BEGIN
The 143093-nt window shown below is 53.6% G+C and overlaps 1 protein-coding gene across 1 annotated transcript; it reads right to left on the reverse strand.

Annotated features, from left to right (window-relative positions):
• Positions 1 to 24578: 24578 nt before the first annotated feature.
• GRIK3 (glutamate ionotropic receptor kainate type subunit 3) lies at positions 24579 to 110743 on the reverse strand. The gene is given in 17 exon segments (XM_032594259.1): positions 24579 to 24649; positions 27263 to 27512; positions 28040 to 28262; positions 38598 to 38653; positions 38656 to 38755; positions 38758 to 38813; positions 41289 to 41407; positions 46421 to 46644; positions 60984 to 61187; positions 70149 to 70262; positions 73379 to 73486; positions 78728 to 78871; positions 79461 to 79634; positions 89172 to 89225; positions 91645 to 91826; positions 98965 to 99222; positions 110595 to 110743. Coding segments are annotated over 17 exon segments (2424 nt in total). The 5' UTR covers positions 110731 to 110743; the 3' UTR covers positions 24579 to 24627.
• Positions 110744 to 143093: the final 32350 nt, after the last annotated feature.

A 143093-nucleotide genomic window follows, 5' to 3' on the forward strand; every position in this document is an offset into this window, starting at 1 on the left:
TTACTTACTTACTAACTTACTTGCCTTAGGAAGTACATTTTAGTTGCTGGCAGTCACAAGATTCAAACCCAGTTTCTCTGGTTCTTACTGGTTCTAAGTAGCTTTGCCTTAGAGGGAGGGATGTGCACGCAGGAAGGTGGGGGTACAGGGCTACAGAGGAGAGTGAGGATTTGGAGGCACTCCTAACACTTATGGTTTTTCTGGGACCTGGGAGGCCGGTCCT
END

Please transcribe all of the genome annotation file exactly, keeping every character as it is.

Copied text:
The 143093-nt window shown below is 53.6% G+C and overlaps 1 protein-coding gene across 1 annotated transcript; it reads right to left on the reverse strand.

Annotated features, from left to right (window-relative positions):
• Positions 1 to 24578: 24578 nt before the first annotated feature.
• GRIK3 (glutamate ionotropic receptor kainate type subunit 3) lies at positions 24579 to 110743 on the reverse strand. The gene is given in 17 exon segments (XM_032594259.1): positions 24579 to 24649; positions 27263 to 27512; positions 28040 to 28262; positions 38598 to 38653; positions 38656 to 38755; positions 38758 to 38813; positions 41289 to 41407; positions 46421 to 46644; positions 60984 to 61187; positions 70149 to 70262; positions 73379 to 73486; positions 78728 to 78871; positions 79461 to 79634; positions 89172 to 89225; positions 91645 to 91826; positions 98965 to 99222; positions 110595 to 110743. Coding segments are annotated over 17 exon segments (2424 nt in total). The 5' UTR covers positions 110731 to 110743; the 3' UTR covers positions 24579 to 24627.
• Positions 110744 to 143093: the final 32350 nt, after the last annotated feature.

A 143093-nucleotide genomic window follows, 5' to 3' on the forward strand; every position in this document is an offset into this window, starting at 1 on the left:
TTACTTACTTACTAACTTACTTGCCTTAGGAAGTACATTTTAGTTGCTGGCAGTCACAAGATTCAAACCCAGTTTCTCTGGTTCTTACTGGTTCTAAGTAGCTTTGCCTTAGAGGGAGGGATGTGCACGCAGGAAGGTGGGGGTACAGGGCTACAGAGGAGAGTGAGGATTTGGAGGCACTCCTAACACTTATGGTTTTTCTGGGACCTGGGAGGCCGGTCCT